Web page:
Alveolar Bone Graft
Your child may also have a cleft in the alveolus or upper jaw. An alveolar bone graft is used to fill in the gap between the teeth. Orthodontic preparation is required to expand the alveolus and is begun when the first molar teeth have erupted (around age 6). At the time of surgery a small, straw-like instrument removes spongy hip bone for grafting.
ALVEOLAR BONE GRAFT OBJECTIVES:
- Close the hole or fistula defect in the upper jaw so speech in improved.
- Provide solid bone for the teeth to erupt through or for the teeth to be moved around orthodontically.
- Unify the upper jaw in a nice arch form that will match the lower jaw.
- Provide support for the base of the nose for more facial and nose balance.
STATE OF THE ART TECHNIQUES:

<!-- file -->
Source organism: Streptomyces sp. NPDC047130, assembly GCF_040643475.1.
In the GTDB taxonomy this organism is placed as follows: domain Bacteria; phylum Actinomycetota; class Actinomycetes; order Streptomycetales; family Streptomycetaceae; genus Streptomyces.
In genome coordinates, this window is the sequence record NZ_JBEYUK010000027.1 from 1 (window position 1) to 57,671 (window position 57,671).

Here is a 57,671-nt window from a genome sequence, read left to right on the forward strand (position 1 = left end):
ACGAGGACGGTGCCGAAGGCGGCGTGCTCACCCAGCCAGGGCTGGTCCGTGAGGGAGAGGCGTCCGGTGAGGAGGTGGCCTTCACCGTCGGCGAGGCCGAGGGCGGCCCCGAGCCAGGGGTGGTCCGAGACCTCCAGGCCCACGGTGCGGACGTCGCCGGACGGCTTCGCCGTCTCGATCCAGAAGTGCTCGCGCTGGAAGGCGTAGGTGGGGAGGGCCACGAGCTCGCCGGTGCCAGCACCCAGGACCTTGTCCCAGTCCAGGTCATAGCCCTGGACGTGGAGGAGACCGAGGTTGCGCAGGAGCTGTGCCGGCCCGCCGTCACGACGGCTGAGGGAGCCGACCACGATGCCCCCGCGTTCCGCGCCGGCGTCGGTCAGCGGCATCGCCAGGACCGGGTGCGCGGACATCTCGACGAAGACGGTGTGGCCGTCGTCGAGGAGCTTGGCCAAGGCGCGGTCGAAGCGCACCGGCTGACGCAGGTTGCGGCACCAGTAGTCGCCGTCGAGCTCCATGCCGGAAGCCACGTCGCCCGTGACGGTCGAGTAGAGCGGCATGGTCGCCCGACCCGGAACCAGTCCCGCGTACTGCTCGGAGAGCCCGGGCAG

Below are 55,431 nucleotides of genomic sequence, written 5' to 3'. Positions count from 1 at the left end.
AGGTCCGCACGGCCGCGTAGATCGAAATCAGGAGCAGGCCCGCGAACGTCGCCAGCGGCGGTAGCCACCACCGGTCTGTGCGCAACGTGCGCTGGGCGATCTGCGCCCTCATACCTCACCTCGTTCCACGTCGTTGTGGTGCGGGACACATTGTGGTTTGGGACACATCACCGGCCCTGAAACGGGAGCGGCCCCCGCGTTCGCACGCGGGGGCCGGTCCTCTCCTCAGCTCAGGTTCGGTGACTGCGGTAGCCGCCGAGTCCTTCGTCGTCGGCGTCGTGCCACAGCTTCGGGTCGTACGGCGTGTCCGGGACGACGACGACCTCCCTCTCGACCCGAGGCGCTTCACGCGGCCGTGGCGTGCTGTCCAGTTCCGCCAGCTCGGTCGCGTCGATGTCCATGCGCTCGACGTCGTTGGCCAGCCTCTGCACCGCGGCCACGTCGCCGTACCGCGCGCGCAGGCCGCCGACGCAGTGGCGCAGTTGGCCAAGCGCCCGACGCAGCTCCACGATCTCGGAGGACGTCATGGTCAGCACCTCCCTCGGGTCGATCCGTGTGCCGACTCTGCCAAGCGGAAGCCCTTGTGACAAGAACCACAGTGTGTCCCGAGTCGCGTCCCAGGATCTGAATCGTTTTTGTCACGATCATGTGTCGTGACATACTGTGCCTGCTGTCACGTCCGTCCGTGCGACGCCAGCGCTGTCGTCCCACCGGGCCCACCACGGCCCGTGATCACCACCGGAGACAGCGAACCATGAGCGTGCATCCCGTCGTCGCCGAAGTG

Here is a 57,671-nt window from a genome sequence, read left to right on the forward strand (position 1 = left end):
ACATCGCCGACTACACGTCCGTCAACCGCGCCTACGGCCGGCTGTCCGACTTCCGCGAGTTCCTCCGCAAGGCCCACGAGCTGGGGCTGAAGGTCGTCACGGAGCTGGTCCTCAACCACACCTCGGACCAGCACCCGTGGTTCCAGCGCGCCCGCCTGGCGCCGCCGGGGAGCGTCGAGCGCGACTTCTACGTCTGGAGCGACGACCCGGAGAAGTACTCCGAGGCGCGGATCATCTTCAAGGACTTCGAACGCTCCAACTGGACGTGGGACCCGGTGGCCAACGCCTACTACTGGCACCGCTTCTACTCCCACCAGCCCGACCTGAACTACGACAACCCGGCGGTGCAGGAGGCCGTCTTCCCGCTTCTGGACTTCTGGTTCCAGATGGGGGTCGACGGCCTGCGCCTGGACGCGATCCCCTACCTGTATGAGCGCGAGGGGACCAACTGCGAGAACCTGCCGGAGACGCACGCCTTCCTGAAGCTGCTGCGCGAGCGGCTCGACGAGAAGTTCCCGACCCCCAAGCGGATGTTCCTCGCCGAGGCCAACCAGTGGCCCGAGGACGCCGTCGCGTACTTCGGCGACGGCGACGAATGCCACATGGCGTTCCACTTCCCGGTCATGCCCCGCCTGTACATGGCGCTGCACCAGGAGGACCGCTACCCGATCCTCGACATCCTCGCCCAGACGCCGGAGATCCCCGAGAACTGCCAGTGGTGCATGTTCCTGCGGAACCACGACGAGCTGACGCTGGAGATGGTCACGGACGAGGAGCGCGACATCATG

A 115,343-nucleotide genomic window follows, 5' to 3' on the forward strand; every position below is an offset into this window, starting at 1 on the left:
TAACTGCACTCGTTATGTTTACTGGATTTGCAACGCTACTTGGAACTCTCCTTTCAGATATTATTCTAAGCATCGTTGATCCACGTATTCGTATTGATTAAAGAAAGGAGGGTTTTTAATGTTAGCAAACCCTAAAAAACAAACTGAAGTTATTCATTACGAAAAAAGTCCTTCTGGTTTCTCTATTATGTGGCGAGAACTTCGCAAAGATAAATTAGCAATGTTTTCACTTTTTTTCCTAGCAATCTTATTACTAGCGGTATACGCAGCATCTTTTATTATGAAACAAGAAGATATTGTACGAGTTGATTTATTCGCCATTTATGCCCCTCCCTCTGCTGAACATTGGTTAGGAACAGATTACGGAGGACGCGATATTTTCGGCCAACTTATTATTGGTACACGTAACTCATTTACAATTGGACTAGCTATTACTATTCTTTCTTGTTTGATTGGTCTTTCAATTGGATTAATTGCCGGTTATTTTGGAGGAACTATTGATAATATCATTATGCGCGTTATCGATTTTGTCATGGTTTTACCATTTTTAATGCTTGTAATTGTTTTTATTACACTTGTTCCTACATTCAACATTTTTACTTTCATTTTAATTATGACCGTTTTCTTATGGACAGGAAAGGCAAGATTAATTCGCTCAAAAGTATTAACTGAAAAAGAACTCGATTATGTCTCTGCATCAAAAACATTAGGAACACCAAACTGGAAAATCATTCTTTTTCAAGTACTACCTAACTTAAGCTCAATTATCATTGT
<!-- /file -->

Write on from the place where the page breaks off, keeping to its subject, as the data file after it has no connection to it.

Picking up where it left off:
Dr. Bradley has pioneered techniques that reduce pain from the alveolar grafting techniques. At times, he used a GPP at initial cleft lip repair to reduce the need for an alveolar bone graft. If required, he prefers more minimally invasive techniques that minimize hospital stays and reduces hip pain.
- When is an alveolar bone graft performed?
After orthodontic alveolar widening the bone graft is performed around age 6-8 years with the use of nearby flaps of mucosa (gums).
- How long is the surgery/recovery?
The surgery takes 2 hours and requires a 23-hour stay. During the 2 week recovery specific attention to pain control is given.